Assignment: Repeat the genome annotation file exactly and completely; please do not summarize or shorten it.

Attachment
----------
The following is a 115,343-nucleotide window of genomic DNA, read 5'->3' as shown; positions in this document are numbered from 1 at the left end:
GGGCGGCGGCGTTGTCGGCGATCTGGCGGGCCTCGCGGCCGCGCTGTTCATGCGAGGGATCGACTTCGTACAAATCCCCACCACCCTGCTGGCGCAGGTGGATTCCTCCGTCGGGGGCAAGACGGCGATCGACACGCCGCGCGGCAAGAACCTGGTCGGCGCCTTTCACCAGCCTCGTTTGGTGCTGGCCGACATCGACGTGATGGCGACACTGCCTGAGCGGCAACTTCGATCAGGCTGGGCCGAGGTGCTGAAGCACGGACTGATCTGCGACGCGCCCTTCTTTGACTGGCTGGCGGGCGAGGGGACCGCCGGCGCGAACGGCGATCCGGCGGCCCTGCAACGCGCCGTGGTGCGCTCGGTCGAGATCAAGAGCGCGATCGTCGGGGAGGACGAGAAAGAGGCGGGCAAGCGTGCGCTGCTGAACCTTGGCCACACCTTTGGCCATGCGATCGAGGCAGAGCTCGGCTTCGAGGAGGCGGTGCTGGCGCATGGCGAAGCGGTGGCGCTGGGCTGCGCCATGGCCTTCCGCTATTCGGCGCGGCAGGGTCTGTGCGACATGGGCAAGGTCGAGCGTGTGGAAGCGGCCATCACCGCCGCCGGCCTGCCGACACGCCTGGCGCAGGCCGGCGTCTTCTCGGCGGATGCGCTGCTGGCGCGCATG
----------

The following is a 115,343-nucleotide window of genomic DNA, read 5'->3' as shown; positions in this document are numbered from 1 at the left end:
GGGCGGCGGCGTTGTCGGCGATCTGGCGGGCCTCGCGGCCGCGCTGTTCATGCGAGGGATCGACTTCGTACAAATCCCCACCACCCTGCTGGCGCAGGTGGATTCCTCCGTCGGGGGCAAGACGGCGATCGACACGCCGCGCGGCAAGAACCTGGTCGGCGCCTTTCACCAGCCTCGTTTGGTGCTGGCCGACATCGACGTGATGGCGACACTGCCTGAGCGGCAACTTCGATCAGGCTGGGCCGAGGTGCTGAAGCACGGACTGATCTGCGACGCGCCCTTCTTTGACTGGCTGGCGGGCGAGGGGACCGCCGGCGCGAACGGCGATCCGGCGGCCCTGCAACGCGCCGTGGTGCGCTCGGTCGAGATCAAGAGCGCGATCGTCGGGGAGGACGAGAAAGAGGCGGGCAAGCGTGCGCTGCTGAACCTTGGCCACACCTTTGGCCATGCGATCGAGGCAGAGCTCGGCTTCGAGGAGGCGGTGCTGGCGCATGGCGAAGCGGTGGCGCTGGGCTGCGCCATGGCCTTCCGCTATTCGGCGCGGCAGGGTCTGTGCGACATGGGCAAGGTCGAGCGTGTGGAAGCGGCCATCACCGCCGCCGGCCTGCCGACACGCCTGGCGCAGGCCGGCGTCTTCTCGGCGGATGCGCTGCTGGCGCGCATG